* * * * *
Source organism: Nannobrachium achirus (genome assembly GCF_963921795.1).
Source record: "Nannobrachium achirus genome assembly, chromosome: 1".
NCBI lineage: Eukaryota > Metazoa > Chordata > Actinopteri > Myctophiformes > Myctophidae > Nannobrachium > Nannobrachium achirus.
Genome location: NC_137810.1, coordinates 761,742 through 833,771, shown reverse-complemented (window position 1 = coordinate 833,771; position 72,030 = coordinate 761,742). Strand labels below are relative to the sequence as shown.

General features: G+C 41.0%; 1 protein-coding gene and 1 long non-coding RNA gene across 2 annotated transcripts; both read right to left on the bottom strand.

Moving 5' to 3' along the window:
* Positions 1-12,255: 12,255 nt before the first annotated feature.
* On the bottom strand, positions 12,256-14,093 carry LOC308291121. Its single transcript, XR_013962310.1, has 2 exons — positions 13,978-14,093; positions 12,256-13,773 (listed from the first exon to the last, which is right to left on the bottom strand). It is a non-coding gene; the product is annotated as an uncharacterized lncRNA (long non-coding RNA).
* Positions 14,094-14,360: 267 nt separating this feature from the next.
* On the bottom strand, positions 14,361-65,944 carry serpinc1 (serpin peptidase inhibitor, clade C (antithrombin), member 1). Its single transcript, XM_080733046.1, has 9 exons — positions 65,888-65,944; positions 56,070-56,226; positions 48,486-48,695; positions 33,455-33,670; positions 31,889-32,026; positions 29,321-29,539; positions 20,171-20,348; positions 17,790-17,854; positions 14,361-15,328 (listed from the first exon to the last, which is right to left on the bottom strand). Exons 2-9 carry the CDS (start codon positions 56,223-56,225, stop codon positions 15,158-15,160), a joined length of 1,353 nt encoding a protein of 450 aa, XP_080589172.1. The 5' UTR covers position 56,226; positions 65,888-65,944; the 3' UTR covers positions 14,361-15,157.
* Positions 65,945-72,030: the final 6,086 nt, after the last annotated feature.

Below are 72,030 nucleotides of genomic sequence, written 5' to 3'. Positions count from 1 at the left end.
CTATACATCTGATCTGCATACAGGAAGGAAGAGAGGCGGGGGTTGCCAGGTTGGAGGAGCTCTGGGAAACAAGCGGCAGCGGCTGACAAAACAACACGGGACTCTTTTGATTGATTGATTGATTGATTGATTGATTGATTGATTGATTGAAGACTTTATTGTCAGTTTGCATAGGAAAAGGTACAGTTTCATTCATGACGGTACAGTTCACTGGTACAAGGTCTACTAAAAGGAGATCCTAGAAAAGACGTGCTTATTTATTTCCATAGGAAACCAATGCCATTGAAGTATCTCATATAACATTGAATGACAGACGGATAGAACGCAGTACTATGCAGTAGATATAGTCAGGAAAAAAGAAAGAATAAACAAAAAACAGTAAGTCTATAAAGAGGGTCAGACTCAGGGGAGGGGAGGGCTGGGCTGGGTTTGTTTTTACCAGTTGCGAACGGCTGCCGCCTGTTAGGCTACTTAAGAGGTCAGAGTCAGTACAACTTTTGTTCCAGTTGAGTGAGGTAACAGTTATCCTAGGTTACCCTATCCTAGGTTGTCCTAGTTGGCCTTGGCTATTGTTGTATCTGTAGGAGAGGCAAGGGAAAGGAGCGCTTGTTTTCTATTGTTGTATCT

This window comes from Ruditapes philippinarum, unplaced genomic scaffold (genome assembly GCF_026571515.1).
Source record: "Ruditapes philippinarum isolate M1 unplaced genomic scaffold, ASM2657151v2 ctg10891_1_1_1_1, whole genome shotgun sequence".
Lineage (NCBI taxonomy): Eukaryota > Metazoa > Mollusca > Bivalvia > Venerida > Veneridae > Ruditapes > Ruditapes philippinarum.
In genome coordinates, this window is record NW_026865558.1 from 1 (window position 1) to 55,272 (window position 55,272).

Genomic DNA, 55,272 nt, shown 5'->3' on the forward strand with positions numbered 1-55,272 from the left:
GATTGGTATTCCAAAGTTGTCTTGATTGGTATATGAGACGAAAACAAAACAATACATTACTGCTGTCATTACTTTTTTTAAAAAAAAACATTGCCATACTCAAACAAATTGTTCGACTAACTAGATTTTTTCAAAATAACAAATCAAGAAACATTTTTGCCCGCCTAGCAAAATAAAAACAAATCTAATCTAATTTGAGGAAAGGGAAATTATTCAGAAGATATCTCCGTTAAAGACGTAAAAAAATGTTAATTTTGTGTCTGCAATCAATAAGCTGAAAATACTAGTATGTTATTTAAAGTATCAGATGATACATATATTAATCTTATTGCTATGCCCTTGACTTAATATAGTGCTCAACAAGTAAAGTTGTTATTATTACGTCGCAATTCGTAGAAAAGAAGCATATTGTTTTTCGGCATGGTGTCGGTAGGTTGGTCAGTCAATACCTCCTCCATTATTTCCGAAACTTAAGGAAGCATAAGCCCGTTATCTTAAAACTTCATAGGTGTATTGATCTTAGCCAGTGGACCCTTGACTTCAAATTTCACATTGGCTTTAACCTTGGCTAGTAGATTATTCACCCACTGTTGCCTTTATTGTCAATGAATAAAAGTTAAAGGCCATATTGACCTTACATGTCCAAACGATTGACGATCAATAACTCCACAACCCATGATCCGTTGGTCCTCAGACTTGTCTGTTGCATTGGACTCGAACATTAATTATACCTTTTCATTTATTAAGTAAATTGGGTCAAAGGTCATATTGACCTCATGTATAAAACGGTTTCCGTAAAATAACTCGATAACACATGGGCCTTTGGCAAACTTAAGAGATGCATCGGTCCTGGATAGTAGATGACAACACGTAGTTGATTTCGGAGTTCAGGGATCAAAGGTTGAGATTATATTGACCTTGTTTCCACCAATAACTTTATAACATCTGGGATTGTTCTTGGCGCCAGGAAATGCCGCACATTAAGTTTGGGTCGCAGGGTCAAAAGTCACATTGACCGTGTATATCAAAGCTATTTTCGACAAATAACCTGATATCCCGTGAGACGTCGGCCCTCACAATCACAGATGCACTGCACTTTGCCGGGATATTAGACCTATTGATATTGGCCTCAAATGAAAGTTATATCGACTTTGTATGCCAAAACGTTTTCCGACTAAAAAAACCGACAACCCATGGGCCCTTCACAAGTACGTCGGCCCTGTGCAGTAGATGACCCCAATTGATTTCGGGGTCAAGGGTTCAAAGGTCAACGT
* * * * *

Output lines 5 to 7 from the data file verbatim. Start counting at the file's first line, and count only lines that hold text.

General features: G+C 41.0%; 1 protein-coding gene and 1 long non-coding RNA gene across 2 annotated transcripts; both read right to left on the bottom strand.

Moving 5' to 3' along the window:
* Positions 1-12,255: 12,255 nt before the first annotated feature.